The reason is that my loss of faith had been precipitated by Arthur C. Clarke's science fiction novel, A Rendezvous With Rama
. A huge craft is detected approaching the solar system.
It parks outside and then approaches the Sun. Earthlings investigate the craft but find nothing of the would be pilots. They find out that the craft, on its way to somewhere else, has "gassed up" with hydrogen from our sun. We humans are no more important than a gnat. The novel left me with a feeling that may have been the same one felt by Europeans when Copernicus revealed to his world that the earth was not the centre of the universe and that the sun did not orbit the earth but the other way around. My mother showed no surprise when I told her of the book.
In the early 70s I had Rendezvous With Rama
bound together with that other favourite Clarke novel Childhood's End
. The French book binder Millioud had a shop in Mexico City and his work was legendary. He never scoffed at the idea of binding my cheap pocket books. When he returned this book he told me it was his interpretaion of Clarke's novel. It did not register on me at all and I just mentioned how lovely the cover was. It was only this morning that I caught on. Millioud must have at least read the last few sentences of Rendezvous:
And on far-off Earth, Dr. Carlisle Perera had as yet told no one of how he had wakened from a restless sleep with the message from his subconscious echoing in his brain:The Ramans do everything in threes.
Tía Fermina is better today and her daughter Carmencita is now worrying of the problem of finding an extended care facility for her. I warrant that the priest will not be called for another five years.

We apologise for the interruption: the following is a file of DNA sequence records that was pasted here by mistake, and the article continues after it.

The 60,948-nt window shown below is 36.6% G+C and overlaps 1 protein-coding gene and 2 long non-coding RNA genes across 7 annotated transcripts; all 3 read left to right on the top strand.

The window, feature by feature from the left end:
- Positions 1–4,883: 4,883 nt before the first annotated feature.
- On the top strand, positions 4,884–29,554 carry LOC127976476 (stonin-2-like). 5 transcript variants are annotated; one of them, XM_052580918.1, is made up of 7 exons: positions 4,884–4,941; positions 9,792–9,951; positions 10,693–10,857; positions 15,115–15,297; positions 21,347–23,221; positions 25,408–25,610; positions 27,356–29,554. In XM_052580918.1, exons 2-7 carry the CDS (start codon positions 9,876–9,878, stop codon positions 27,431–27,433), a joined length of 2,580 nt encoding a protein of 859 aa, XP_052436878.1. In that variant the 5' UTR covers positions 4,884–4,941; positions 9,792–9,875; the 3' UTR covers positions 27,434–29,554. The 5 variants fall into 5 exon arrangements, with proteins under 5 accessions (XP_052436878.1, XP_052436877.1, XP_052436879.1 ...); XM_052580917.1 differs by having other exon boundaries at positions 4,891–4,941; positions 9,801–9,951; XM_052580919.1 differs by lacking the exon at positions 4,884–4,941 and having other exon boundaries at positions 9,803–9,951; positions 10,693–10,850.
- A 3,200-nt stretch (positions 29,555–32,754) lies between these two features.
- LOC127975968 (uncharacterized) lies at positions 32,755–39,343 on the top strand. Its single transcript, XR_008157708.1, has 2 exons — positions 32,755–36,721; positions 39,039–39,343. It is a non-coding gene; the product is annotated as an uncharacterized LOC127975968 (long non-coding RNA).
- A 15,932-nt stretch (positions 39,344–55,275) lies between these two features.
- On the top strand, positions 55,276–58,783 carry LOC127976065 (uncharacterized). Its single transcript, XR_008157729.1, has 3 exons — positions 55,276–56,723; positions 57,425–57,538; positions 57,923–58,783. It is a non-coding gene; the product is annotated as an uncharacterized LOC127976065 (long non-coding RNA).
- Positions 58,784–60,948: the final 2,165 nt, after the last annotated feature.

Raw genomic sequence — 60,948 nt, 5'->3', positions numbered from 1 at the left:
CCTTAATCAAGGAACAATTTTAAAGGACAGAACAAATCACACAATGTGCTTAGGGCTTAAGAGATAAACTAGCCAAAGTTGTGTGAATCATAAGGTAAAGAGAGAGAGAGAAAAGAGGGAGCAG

Here is Tia Fermina with Rebecca. I took this photograph last year when we visited her in Houston on our way back from Morelia. I think we need her to keep praying for us.
Paul Grant & Margaret Gallagher - For The Arts At The CBC
Tuesday, March 18, 2008
Margaret Gallagher, 41 is a contributor to CBC Radio Ones The Early Edition
and as an arts reporter. Paul Grant, 59, is a CBC national arts reporter and host of the jazz program Hot Air
. If you never have seen them but heard them, you would find their voices pleasant and welcoming (rare in radio today) and that they convey an interest and enthusiasm in what they do (rare, too).
Both ride to work. Gallagher is her 50s Firestone, which she calls The Rocket, and Grant in a $300 custom Chinese-made Bhodisattva ("seeker of enlightenment").
Before I first met Gallagher she told me, "Expect a short Chinese woman with lots of hair." While she denies being a dragon lady, she says, "I like strong women. I once had a catering company called Komodo House. Southeast Asian women are thought to be named dragon ladies after the Komodo dragon."